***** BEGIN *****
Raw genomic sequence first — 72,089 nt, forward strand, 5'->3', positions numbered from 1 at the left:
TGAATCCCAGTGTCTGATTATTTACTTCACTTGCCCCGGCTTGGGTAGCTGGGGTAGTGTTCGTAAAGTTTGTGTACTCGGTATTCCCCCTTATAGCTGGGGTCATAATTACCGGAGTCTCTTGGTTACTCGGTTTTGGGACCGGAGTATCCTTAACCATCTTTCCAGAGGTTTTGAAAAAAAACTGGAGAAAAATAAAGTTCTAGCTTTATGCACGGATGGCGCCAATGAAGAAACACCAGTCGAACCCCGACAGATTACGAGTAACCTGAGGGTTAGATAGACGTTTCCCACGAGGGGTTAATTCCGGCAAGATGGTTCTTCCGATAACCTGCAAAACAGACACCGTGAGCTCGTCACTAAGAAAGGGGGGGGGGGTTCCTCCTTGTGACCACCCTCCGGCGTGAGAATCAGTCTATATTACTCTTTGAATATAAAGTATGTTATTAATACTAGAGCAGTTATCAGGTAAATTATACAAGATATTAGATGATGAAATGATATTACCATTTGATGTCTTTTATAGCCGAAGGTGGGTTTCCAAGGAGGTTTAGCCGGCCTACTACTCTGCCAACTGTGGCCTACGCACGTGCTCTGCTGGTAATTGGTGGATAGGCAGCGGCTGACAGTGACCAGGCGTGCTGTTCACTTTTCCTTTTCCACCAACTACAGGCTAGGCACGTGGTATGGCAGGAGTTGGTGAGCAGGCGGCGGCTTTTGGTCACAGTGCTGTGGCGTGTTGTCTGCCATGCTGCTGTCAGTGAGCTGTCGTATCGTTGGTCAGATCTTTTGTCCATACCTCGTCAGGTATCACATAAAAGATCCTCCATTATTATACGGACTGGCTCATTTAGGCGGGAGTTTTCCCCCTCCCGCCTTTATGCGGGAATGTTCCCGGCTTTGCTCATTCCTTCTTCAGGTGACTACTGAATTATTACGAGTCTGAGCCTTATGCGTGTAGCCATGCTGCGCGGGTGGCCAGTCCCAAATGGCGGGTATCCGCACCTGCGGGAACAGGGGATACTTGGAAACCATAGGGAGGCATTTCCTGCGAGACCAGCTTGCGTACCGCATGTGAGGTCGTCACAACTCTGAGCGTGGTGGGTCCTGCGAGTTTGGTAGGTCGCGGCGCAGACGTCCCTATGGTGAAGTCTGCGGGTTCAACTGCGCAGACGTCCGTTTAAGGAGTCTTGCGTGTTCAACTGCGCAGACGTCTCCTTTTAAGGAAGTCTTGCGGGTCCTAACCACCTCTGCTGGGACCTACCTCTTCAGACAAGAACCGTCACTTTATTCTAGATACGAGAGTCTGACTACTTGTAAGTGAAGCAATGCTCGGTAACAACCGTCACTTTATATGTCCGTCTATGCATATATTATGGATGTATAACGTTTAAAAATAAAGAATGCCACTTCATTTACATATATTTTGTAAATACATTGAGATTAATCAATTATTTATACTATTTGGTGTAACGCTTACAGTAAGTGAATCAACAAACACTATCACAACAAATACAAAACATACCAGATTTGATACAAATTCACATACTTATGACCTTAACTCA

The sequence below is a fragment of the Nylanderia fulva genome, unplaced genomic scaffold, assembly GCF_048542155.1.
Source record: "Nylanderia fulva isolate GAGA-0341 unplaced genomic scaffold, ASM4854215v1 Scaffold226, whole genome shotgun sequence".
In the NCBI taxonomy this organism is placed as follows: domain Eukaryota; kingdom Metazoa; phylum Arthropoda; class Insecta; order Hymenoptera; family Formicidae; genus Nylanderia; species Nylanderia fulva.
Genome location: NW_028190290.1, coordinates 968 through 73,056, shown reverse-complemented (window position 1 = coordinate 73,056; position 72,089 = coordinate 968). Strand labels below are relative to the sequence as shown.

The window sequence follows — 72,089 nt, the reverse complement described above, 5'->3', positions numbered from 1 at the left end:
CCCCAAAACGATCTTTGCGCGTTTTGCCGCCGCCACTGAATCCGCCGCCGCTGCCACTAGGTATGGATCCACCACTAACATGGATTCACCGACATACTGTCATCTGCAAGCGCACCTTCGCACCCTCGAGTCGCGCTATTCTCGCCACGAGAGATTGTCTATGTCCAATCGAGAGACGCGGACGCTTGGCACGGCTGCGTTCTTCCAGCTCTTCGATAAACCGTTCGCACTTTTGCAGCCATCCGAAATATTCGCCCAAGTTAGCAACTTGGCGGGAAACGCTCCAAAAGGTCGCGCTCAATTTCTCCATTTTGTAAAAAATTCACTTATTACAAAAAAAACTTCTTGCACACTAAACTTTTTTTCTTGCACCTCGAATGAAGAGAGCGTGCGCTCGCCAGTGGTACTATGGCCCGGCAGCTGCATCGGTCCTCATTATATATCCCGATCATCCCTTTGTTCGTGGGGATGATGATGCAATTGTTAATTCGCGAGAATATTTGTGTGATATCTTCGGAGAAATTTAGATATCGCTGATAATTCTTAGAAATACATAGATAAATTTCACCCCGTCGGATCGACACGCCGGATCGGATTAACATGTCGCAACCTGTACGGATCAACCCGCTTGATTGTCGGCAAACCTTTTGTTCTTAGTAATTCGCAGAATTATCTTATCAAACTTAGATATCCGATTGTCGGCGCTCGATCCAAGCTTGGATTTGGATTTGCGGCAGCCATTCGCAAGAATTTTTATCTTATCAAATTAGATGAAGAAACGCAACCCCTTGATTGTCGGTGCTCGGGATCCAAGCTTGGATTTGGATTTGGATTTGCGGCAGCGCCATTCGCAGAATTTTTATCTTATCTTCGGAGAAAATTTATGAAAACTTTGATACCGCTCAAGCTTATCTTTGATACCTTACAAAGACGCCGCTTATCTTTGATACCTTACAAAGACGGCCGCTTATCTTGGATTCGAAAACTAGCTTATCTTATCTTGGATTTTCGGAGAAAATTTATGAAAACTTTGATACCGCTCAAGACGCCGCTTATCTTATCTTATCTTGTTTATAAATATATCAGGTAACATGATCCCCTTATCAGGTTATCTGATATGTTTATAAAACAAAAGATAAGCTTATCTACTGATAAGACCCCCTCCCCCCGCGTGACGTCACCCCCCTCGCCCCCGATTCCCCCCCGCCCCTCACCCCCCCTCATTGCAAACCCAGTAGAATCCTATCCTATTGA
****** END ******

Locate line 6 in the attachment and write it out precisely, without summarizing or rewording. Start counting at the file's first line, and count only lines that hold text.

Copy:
Genome location: NW_028190290.1, coordinates 968 through 73,056, shown reverse-complemented (window position 1 = coordinate 73,056; position 72,089 = coordinate 968). Strand labels below are relative to the sequence as shown.